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FITNESS Training for hurling, Part 1

Nurturing
Mayo hurler David Dowling pictured during the Christy Ring Cup match against Wicklow last May.

Improve your game


Personal Trainer
Paul O'Brien


Training for Hurling – Part 1

Hurling is about pace. It’s the fastest field-ball sport in the world. At times, it can be hard to keep pace with a game when watching from the sidelines. Imagine what it must be like for those playing! So, what are the demands of the game on the athlete? How do you best train these?
As with all sports, training for hurling can be broken into two broad aspects – athletic training to ensure a player is in peak athletic conditioning; and sports specific or skill-based training that is unique to the sport itself.
Hurlers, of course, display differing levels of skill at the game. Some are naturally more talented than others. In cases where these high skill levels are complimented by high levels of athletic ability, you get a stand-out, complete hurler like Henry Shefflin.
Those less blessed with natural talent can, however, close the gap by ensuring that they focus on becoming the best athletes they can. For all young and aspiring county hurlers, this is a key message. Hard work on your athletic training can and will compliment your natural ability.
So, what should you work on to improve your game? Firstly, let’s look at athletic conditioning, Before we do, remember that your training should replicate the actions and movements you will perform during games, This is called ‘mirroring’.

Conditioning
As with all sports, aerobic (with oxygen) endurance is your bedrock. A good aerobic base allows you to work at higher levels and call upon components like speed and power whenever you need them. Without a high aerobic capacity, a player will not have the reserves to produce power plays in latter stages of games.
However, achieving a good aerobic base does not mean running five or ten miles a few times a week. Too much distance running is often a problem with players and can lead to injury and the promotion of extra slow-twitch muscle fibres in your body (fibres used for long bouts of exercise such as endurance running, cycling etc). This is counter-productive as it does not mirror what happens in your sport.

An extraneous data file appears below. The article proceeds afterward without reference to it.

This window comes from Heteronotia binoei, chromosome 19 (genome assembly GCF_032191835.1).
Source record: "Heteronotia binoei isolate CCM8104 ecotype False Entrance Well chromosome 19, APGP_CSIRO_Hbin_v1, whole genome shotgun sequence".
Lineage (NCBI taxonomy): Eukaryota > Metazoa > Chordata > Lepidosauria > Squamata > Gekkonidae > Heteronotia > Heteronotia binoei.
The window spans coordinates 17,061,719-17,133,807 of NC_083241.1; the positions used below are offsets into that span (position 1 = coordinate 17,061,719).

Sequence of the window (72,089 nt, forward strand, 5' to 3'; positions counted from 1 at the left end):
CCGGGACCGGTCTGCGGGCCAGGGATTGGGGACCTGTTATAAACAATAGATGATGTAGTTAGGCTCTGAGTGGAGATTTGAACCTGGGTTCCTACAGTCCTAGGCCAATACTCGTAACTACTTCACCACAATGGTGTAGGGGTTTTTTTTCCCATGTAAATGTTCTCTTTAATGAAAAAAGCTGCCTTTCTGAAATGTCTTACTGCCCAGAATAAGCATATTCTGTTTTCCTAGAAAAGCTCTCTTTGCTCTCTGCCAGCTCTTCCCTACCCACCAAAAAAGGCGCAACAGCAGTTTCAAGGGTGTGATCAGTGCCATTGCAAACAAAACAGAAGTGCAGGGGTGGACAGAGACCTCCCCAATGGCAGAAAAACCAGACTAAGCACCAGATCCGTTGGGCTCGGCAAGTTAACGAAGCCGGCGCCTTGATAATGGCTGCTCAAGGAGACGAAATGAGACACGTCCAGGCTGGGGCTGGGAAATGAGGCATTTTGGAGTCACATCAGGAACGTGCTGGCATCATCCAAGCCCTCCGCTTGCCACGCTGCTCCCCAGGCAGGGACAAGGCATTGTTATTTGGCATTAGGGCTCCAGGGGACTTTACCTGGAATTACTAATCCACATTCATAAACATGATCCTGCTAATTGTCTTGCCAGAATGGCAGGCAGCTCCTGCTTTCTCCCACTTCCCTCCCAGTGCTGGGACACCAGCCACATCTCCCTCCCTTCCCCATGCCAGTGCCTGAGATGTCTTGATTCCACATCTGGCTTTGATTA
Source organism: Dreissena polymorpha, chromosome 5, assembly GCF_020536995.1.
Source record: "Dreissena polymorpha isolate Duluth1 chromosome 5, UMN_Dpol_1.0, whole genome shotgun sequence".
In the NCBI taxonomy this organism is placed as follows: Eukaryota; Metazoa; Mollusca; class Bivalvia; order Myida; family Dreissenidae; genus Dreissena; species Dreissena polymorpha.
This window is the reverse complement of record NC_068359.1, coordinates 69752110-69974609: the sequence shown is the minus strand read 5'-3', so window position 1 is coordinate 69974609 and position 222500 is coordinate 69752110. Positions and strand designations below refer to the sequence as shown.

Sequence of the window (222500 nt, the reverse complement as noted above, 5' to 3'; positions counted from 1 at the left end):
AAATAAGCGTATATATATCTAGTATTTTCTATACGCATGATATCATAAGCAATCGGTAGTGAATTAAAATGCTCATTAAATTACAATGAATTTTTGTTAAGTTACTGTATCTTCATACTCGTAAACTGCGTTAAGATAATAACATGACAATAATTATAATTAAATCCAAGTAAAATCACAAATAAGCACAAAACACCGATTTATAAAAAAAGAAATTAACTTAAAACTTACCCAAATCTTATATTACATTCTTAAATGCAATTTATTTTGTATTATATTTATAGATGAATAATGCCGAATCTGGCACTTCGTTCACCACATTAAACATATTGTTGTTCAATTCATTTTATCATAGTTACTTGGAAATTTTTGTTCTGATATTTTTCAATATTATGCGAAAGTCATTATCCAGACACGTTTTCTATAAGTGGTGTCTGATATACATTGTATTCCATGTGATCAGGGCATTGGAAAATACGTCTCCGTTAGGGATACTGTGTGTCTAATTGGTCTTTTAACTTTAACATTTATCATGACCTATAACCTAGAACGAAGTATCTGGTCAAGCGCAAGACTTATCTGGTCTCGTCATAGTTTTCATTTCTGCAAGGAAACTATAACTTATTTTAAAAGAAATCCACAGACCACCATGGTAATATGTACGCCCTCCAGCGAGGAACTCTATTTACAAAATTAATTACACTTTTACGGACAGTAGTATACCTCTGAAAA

Distances of two to three miles over a measured course are sufficient until you have built a solid aerobic base. Keep the distance constant and try to improve your time week-on-week, until you are completing the distance at a pace of six minutes per mile.
Anaerobic (without oxygen) conditioning is called on when you need sudden bursts of speed over distances of five to 60 metres during a game, or required to power through a tackle or out-jump an opponent to field a ball. As stated, the higher your level of aerobic conditioning, the more reserve you will have to call upon anaerobically. Your body uses a different energy pathway to fuel anaerobic work. This pathway depletes quickly, but good aerobic conditioning allows quicker replenishment of this system also.
Anaerobic training should focus on speed work (including reaction, agility and quickness) – sprint drills over 5-50 metres between cones. Use multi-directional drills as well. A session on good technique for sprint work can be hugely beneficial for players at first. Drills on acceleration, deceleration, changing direction, running curves and speed from any position (standing, kneeling, and lying) should also be included. Coaches can use speed reactional drills with numbered cones, drills to increase speed through a single-sprint series.

NEXT WEEK Elements of training power, strength training and how the skill-related aspects of the game can be incorporated into training.